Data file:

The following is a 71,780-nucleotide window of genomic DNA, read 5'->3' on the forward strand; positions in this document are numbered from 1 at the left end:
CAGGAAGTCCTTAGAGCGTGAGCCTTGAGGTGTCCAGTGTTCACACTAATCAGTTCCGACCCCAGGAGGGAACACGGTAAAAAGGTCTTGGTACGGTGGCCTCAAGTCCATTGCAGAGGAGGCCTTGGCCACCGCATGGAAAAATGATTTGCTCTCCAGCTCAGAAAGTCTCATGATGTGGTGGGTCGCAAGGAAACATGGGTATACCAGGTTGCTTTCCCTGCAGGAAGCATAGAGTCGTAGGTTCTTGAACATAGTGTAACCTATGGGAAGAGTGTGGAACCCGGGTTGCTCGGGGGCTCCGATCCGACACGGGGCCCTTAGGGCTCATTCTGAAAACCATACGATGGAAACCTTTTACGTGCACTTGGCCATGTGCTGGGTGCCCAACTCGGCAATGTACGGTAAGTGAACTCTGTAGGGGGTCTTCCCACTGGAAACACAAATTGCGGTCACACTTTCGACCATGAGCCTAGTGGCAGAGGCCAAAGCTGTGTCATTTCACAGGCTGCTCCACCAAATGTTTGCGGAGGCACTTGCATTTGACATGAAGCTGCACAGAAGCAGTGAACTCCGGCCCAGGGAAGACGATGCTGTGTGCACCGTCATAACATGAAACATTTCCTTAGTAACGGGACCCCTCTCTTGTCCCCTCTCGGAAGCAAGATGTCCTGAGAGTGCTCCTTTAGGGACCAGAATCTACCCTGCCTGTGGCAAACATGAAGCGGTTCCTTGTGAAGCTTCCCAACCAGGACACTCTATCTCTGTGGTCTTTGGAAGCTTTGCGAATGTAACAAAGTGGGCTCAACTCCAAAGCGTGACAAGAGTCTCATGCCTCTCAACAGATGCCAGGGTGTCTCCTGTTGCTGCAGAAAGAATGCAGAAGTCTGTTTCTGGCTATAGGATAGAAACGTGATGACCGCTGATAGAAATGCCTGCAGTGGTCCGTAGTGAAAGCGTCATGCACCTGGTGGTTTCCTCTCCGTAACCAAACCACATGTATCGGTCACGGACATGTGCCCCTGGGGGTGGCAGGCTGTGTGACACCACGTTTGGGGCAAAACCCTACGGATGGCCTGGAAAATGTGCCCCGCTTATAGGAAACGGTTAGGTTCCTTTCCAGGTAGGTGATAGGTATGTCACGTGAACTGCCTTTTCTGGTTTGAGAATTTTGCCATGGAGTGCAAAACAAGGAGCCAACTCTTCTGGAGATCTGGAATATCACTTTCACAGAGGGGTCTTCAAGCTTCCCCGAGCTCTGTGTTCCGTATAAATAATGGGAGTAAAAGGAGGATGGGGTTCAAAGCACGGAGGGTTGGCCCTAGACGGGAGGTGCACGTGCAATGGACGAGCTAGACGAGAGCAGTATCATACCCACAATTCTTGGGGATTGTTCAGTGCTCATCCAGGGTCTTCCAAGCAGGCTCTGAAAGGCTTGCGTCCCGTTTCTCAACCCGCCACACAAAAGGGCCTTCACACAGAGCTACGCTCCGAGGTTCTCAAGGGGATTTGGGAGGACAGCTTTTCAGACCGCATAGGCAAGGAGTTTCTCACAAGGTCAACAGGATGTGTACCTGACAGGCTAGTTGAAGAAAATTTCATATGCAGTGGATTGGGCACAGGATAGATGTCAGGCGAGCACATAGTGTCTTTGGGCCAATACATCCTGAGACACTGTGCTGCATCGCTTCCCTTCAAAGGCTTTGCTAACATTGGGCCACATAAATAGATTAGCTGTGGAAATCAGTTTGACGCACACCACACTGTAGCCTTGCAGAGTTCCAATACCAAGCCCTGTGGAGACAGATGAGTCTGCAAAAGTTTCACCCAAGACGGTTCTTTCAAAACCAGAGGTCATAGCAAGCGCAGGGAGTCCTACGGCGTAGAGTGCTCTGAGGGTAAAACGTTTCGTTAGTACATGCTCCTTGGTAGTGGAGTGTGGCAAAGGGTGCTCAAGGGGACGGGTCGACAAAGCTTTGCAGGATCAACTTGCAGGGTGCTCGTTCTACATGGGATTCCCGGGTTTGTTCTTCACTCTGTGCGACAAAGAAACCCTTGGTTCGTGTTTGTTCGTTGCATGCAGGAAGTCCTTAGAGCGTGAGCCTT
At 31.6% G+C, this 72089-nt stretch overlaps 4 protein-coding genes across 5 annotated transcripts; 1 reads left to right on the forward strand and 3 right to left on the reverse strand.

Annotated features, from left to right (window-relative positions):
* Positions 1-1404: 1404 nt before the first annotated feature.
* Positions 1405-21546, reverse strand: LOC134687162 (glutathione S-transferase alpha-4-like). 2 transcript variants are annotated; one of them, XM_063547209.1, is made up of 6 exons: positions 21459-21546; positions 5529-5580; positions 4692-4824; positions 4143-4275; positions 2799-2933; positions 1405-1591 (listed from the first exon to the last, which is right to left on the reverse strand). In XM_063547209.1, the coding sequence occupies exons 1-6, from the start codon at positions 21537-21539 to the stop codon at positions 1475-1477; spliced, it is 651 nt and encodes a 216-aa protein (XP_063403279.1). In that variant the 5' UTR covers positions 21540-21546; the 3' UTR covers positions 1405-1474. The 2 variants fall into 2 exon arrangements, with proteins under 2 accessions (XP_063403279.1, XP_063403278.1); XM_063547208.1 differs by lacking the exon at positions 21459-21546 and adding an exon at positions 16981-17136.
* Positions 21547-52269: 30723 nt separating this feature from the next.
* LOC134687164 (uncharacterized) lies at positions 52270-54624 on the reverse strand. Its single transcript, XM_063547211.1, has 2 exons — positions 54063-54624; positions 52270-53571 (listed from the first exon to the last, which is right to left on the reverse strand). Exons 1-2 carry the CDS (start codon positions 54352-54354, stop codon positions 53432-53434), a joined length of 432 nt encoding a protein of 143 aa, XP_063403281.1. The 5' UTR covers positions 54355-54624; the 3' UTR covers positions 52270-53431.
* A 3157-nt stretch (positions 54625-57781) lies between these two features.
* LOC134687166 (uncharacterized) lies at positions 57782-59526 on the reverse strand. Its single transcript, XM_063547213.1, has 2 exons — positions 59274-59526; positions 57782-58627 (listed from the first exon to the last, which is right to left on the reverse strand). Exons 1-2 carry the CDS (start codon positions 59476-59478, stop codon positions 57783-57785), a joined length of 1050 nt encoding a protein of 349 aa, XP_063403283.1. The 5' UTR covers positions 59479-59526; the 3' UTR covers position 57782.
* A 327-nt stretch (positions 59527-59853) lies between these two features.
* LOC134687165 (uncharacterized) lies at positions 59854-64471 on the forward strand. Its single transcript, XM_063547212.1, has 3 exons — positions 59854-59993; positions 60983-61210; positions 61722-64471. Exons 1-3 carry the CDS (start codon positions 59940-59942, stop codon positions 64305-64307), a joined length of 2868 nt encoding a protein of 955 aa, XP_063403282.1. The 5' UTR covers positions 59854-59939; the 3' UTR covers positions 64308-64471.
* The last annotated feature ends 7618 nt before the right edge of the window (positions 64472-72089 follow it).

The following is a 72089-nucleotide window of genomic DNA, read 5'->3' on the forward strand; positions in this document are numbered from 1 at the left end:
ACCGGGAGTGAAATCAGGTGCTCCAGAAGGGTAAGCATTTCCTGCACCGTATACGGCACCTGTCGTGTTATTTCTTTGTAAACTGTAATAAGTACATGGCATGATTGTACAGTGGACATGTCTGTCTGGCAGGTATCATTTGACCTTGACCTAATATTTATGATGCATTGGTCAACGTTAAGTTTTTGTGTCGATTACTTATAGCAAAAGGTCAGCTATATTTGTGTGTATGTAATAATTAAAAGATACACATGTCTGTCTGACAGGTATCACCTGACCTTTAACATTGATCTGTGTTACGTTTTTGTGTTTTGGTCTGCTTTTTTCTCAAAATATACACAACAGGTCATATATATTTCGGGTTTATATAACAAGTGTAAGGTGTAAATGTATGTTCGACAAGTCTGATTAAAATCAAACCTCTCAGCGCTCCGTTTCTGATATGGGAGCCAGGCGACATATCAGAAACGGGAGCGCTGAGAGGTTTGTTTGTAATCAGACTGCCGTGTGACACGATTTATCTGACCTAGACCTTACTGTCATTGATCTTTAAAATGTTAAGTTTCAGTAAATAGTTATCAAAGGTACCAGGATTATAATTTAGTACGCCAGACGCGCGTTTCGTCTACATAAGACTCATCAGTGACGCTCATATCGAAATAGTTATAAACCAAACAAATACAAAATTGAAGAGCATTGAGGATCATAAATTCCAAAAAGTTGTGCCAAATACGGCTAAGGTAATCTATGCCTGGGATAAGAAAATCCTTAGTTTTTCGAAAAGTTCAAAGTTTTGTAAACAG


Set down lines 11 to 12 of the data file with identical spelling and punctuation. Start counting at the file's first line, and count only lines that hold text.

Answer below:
* A 327-nt stretch (positions 59527-59853) lies between these two features.
* LOC134687165 (uncharacterized) lies at positions 59854-64471 on the forward strand. Its single transcript, XM_063547212.1, has 3 exons — positions 59854-59993; positions 60983-61210; positions 61722-64471. Exons 1-3 carry the CDS (start codon positions 59940-59942, stop codon positions 64305-64307), a joined length of 2868 nt encoding a protein of 955 aa, XP_063403282.1. The 5' UTR covers positions 59854-59939; the 3' UTR covers positions 64308-64471.